FROM CAIRO TO HICKMAN
T HE scenery from St. Louis to Cairo--two hundred miles--is varied and beautiful. The hills were clothed in the fresh foliage of spring now, and wore a gracious and worthy setting for the broad river flowing between. Our trip began auspiciously, with a perfect day, as to breeze and sunshine, and our boat threw the miles out behind her with satisfactory despatch.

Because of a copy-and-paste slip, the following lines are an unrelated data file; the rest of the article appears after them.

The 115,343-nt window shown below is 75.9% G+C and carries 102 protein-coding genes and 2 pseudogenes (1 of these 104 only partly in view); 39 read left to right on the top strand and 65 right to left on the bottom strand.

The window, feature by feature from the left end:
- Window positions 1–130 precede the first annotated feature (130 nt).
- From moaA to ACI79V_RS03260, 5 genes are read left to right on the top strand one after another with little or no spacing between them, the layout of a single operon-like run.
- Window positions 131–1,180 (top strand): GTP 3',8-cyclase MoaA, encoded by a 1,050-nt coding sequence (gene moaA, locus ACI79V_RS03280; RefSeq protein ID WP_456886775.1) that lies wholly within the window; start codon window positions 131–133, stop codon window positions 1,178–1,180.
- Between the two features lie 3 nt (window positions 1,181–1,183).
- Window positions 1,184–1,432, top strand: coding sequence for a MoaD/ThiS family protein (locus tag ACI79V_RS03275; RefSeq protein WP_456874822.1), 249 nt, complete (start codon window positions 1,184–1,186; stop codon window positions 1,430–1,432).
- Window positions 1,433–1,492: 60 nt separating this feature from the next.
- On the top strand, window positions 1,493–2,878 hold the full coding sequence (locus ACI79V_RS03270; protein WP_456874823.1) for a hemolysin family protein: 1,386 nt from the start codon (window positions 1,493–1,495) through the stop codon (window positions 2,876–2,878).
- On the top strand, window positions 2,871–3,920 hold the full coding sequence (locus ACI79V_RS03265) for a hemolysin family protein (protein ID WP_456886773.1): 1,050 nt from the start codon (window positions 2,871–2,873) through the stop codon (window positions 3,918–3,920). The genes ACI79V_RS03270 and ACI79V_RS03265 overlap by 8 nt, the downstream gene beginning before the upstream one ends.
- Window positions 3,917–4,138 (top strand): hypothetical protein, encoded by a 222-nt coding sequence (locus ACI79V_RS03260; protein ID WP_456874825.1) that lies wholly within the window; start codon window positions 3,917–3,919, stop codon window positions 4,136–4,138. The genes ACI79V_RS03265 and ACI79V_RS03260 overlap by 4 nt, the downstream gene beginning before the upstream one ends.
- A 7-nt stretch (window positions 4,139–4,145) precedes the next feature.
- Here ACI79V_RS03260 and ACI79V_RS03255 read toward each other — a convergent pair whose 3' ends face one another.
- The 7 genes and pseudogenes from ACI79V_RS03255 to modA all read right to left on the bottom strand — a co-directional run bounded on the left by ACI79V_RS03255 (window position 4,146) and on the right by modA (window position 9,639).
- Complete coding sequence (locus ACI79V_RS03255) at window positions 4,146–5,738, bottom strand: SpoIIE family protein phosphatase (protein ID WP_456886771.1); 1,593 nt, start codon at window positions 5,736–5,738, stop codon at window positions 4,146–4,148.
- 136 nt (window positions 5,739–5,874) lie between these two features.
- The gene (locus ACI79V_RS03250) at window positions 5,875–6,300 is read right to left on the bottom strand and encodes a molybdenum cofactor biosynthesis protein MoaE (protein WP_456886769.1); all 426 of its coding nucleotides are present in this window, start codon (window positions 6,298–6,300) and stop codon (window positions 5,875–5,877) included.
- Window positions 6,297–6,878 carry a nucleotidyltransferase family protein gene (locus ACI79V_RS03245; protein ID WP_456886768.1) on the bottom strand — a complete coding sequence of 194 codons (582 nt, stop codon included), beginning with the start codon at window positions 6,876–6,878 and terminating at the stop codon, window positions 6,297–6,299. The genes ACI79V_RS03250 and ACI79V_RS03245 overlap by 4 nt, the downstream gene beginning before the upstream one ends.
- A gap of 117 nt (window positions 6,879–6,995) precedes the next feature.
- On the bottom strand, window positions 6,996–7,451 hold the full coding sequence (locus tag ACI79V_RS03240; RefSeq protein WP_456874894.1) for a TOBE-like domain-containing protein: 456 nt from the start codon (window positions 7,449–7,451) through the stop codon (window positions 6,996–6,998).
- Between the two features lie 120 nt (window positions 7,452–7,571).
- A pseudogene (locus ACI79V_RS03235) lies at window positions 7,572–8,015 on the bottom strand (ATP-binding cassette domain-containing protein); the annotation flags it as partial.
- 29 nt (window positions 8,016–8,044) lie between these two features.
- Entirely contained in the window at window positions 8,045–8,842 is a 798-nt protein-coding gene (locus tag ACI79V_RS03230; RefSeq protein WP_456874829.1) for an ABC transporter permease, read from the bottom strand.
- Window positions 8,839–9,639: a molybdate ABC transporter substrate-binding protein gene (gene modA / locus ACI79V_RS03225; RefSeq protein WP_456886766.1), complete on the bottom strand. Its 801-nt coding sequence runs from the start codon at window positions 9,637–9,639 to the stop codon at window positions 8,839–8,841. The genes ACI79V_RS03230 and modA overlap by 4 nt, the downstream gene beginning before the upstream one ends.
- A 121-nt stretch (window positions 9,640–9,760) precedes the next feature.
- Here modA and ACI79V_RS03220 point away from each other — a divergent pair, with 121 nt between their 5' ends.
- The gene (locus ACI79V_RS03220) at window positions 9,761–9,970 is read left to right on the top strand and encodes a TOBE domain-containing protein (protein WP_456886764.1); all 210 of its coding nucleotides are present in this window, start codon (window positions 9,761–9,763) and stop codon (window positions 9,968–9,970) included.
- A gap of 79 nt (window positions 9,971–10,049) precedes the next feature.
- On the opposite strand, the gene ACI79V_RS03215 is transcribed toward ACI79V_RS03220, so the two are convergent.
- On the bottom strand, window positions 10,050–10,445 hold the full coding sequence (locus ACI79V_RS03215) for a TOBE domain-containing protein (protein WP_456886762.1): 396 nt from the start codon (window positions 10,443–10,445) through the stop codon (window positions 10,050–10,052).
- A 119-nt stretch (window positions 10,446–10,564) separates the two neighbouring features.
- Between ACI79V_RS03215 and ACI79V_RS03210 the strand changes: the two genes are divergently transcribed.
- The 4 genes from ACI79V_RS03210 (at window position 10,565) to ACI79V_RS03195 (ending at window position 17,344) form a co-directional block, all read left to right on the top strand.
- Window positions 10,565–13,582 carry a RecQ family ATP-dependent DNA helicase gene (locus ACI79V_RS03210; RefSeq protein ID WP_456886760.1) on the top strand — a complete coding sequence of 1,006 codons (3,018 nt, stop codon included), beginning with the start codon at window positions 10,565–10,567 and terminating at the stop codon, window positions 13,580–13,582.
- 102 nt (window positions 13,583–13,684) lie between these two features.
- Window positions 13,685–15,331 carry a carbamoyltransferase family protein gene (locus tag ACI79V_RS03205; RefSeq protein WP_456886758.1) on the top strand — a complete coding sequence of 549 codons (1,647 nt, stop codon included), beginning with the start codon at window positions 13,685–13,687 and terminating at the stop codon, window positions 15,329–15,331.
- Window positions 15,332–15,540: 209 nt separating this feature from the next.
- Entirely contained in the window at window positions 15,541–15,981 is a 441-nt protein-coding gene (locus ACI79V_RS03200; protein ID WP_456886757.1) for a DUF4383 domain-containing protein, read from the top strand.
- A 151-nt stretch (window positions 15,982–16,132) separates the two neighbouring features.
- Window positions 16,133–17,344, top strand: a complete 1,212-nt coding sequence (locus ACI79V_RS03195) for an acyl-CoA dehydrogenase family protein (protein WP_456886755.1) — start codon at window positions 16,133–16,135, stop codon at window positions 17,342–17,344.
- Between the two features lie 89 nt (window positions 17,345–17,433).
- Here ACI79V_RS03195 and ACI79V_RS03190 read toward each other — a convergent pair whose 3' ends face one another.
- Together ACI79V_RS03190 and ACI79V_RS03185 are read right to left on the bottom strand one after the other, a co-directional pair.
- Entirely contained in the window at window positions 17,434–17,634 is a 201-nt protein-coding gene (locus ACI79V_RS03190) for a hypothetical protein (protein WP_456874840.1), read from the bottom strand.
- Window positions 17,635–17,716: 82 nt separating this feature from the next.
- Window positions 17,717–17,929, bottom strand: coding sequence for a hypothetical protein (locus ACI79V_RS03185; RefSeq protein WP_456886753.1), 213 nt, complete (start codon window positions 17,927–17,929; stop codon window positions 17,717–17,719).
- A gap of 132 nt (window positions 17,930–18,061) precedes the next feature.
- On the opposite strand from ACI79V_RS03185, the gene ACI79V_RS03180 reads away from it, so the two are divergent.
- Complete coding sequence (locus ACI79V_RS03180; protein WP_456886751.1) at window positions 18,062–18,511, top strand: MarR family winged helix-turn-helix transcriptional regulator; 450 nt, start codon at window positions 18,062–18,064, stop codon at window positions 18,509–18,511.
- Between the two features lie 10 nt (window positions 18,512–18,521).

We found a railway intruding at Chester, Illinois; Chester has also a penitentiary now, and is otherwise marching on. At Grand Tower, too, there was a railway; and another at Cape Girardeau. The former town gets its name from a huge, squat pillar of rock, which stands up out of the water on the Missouri side of the river--a piece of nature's fanciful handiwork--and is one of the most picturesque features of the scenery of that region. For nearer or remoter neighbors, the Tower has the Devil's Bake-oven--so called, perhaps, because it does not powerfully resemble anybody else's bake-oven; and the Deal's Tea-table--this latter a great smoothsurfaced mass of rock, with diminishing wine-glass stem, perched some fifty or sixty feet above the river, beside a beflowered and garlanded precipice, and